1. RAF Tornado fighter jet parts
Early this year, BAE Systems said that British fighter jets had flown with the first time with components made using 3D printing technology. Its engineers are making parts for four squadrons of Tornado GR4 aircraft, with the aim of saving ￡1.2m of maintenance and service costs over the next four years.
2. Arms for children
A project using 3D printers to make low-cost prosthetic limbs for amputees, including Sudanese bomb-blast victim Daniel Omar. But this is just one of the stories emerging: see also 3Ders' piece on a four-year old called Hannah, with a condition called arthrogryposis that limits her ability to lift her arms unaided, but who now has a Wilmington Robotic Exoskeleton (WREX for short) to help, made using 3D printing.
3. Old Trafford and the Etihad Stadium
Manchester-based company Hobs' business is based around working with architects, engineers and other creatives to use 3D printing as part of their work, but to show off its capabilities, the company 3D printed models of the city's two football stadia – Old Trafford and the Etihad Stadium.The models were estimated to be worth ￡1,000 each.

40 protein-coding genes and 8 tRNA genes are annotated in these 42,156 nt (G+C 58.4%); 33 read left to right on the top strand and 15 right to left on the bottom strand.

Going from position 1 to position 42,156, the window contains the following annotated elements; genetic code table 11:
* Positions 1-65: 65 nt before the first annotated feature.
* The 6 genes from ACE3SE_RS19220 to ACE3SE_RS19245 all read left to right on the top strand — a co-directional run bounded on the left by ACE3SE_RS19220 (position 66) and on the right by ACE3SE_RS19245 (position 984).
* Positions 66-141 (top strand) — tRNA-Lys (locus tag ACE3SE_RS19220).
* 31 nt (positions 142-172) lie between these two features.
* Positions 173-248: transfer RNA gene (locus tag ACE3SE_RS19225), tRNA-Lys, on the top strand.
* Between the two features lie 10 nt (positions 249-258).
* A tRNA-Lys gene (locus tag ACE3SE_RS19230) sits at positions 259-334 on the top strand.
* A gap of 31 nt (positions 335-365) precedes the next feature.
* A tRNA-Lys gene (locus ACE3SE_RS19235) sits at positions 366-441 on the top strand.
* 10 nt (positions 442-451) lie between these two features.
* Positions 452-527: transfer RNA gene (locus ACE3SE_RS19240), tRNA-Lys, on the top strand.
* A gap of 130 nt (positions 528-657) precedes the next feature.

4. Unborn babies
Not actually as creepy as it sounds. This is more an extension of the 4D ultrasound images of babies in the womb that have become more popular in recent years.The campaign last year, raising $1,225 of its $15,000 goal. Even so, its website is up and running, offering eight-inch "custom lifesize baby" models for $800 a pop.
5. Super Bowl shoe cleats
Expect to see a number of big brands launching 3D printing projects this year – part R&D and part PR campaigns. Nike is one example: it's showing off a training shoe called the Vapor Carbon Elite Cleat for this year's Super Bowl, with a 3D-printed nylon base and cleats – the latter based on the existing Vapor Laser Talon, which was unveiled a year ago.